The graph above shows the reported races of the people whose responses we’ve used to assemble our data. The reported representation of each race here tends to mirror the races that Cornell reported for the Class of 2021 — mostly white, then Asian, Hispanic, black, and so on.
Since the Class of 2021 settled into Cornell’s campus in August, at least two large racial protests with hundreds of people each have emerged due in part to the Collegetown beating of a black student, a possible hate crime that has become national news. Race is frequently a topic of discussion at Cornell, whether in humanities classrooms or among guest speakers, but for some members of the Class of 2021, racial awareness and conversation may be a defining feature of their Cornell experience to this point.
About 100 more women than men contributed to the data we used in this survey, and these survey results should be viewed in light of that finding. Cornell reports having about 196 more women than men in the Class of 2021, but since we didn’t survey the entire 3,375-person class, our results indicate skew.
In January, The Sun reported that one in 10 Cornell students comes from the top one percent income level. While our survey did not ask specifically for income percentiles, our respondents indicated similarly high income levels, and considering the United States’s average yearly household income in 2016 was $59,039, it remains apparent that the average Cornellian comes from a strong financial background. In fact, 60 percent of respondents who answered this question and whose answers were not cut indicated that their households earn at least $125,000 annually.
As expected, there is a clear correlation between lower income level and receiving financial aid. The overwhelming majority of students whose households earn less than $125,000 annually reported that they receive financial aid from the University, while just six percent of students whose households earn at least $250,000 said they benefit from financial aid.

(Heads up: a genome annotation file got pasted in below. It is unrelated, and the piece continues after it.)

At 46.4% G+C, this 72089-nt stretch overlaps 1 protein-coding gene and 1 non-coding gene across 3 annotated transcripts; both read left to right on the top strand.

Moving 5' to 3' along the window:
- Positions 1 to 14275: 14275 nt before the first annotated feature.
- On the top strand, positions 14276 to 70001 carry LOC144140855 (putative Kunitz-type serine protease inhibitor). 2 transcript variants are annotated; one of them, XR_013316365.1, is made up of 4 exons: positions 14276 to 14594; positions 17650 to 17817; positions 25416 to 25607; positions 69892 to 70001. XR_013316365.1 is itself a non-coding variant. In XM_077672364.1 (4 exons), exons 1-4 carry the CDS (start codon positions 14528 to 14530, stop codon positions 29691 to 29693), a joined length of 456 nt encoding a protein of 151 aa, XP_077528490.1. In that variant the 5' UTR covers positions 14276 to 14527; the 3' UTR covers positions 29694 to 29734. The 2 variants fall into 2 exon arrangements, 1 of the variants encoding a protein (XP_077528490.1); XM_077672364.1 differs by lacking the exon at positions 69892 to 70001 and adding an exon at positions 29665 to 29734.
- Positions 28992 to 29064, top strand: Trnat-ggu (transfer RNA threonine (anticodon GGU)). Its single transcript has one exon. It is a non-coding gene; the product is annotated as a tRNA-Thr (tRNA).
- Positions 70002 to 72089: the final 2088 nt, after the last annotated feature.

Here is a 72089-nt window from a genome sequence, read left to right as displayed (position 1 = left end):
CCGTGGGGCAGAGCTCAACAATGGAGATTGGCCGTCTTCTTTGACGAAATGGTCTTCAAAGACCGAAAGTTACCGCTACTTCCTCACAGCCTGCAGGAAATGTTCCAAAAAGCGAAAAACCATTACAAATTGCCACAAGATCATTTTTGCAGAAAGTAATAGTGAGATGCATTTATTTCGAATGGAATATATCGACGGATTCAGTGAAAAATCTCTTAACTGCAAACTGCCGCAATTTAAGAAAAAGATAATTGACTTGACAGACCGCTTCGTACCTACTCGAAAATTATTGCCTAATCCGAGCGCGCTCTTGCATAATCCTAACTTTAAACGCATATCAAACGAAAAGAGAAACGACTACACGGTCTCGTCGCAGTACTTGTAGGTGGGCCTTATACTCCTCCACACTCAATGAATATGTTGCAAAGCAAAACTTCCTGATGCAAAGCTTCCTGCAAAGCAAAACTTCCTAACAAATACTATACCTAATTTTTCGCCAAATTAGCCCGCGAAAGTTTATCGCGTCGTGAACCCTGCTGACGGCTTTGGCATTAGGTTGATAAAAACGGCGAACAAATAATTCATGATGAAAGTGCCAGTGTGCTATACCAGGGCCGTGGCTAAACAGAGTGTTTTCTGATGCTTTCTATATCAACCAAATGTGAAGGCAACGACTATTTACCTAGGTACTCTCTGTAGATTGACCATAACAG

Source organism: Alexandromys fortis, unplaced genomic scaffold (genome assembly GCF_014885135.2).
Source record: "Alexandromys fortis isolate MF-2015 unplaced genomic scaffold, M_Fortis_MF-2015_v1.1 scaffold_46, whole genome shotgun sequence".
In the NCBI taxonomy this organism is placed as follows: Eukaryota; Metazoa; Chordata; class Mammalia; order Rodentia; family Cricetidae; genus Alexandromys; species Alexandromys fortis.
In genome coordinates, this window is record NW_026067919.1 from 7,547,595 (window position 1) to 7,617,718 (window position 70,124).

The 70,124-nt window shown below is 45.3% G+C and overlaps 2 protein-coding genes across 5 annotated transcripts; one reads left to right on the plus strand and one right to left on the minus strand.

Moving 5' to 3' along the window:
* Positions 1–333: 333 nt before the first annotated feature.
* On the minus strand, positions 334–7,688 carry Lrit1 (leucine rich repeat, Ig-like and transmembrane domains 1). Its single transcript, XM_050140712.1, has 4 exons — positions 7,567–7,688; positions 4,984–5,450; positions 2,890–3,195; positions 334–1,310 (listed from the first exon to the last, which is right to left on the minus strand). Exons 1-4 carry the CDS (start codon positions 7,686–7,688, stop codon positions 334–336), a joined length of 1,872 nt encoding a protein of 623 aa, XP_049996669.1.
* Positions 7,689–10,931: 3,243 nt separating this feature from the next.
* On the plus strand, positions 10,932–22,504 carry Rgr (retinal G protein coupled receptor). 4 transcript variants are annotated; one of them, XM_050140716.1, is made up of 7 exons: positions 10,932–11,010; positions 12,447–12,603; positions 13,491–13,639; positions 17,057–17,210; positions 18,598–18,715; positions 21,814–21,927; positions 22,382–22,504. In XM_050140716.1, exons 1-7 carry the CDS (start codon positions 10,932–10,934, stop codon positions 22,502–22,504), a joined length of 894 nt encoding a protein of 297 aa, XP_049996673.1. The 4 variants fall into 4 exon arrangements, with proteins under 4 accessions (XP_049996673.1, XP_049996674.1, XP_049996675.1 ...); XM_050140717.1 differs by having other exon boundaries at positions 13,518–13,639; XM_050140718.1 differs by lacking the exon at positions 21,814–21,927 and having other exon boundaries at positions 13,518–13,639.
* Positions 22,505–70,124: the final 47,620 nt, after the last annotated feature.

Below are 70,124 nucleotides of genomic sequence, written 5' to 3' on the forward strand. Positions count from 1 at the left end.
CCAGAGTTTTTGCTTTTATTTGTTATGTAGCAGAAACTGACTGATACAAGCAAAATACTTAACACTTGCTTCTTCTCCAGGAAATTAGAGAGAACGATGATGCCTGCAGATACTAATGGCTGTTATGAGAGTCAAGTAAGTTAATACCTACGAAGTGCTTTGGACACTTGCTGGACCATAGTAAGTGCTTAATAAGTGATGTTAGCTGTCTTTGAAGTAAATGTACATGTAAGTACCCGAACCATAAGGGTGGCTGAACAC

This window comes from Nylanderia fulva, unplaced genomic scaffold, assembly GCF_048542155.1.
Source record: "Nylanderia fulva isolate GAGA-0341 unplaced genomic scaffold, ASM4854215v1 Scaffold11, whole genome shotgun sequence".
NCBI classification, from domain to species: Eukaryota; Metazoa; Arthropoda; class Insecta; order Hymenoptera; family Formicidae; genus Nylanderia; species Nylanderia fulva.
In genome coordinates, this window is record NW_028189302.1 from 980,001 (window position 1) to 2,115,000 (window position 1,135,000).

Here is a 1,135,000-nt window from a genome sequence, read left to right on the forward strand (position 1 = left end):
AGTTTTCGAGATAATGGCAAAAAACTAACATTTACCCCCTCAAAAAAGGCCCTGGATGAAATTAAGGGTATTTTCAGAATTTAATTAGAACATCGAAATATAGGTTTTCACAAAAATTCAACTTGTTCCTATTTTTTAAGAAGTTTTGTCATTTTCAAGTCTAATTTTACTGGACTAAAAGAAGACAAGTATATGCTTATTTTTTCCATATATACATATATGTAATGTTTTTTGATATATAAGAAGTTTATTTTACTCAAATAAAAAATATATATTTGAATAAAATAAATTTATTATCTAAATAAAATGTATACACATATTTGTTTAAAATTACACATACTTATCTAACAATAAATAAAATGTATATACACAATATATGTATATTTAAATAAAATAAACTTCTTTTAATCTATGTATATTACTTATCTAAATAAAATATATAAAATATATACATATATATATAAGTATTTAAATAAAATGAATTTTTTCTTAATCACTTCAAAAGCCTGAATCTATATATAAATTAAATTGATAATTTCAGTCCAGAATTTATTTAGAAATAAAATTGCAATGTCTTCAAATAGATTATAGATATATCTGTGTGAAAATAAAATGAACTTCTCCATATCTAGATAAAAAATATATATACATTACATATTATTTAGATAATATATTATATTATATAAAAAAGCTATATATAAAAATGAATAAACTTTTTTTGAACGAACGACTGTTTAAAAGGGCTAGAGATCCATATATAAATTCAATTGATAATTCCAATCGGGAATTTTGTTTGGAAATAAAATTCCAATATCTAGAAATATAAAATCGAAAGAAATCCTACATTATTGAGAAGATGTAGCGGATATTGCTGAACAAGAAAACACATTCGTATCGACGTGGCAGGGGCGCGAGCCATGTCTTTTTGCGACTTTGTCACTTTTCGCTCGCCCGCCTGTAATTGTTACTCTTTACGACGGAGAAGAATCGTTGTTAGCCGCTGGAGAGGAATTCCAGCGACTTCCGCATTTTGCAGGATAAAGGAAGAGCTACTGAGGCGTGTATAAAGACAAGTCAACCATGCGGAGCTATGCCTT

Cornell reported that 43.6 percent of full-time, first-year students are receiving need-based grant aid from the University, which granted just above $40,000 on average to its financial aid beneficiaries.
Despite the College of Arts and Sciences’s and the College of Engineering’s ability to boast about their selectivity, our data suggest that all five of Cornell’s other colleges can claim that the majority of their students actually wanted to attend their school above all others. The quality that most of those five of other colleges share is that they specialize in a particular area. The hotel school and the ILR school, for example, are some of the only schools of their kind in the country, and many of the other schools offer highly unique majors: urban and regional studies (AAP), fiber science and apparel design (Human Ecology), and food sciences (CALS). But the arts college and the engineering college may retain ultimate bragging rights, as they were the homes of two of Cornell’s most famous (and recently controversial) alumni: Supreme Court Justice Ruth Bader Ginsburg ’54 and “science guy” Bill Nye ’77, respectively.
The ACT score distributions of legacies and non-legacies are remarkably similar; even the small differences between scores of legacies reflect in the scores of non-legacies. What’s more, if you crunch the numbers and compare the average ACT score of legacies versus that of non-legacies, you’ll see that they differ only by .06 points out of 36, with non-legacies winning the photo finish.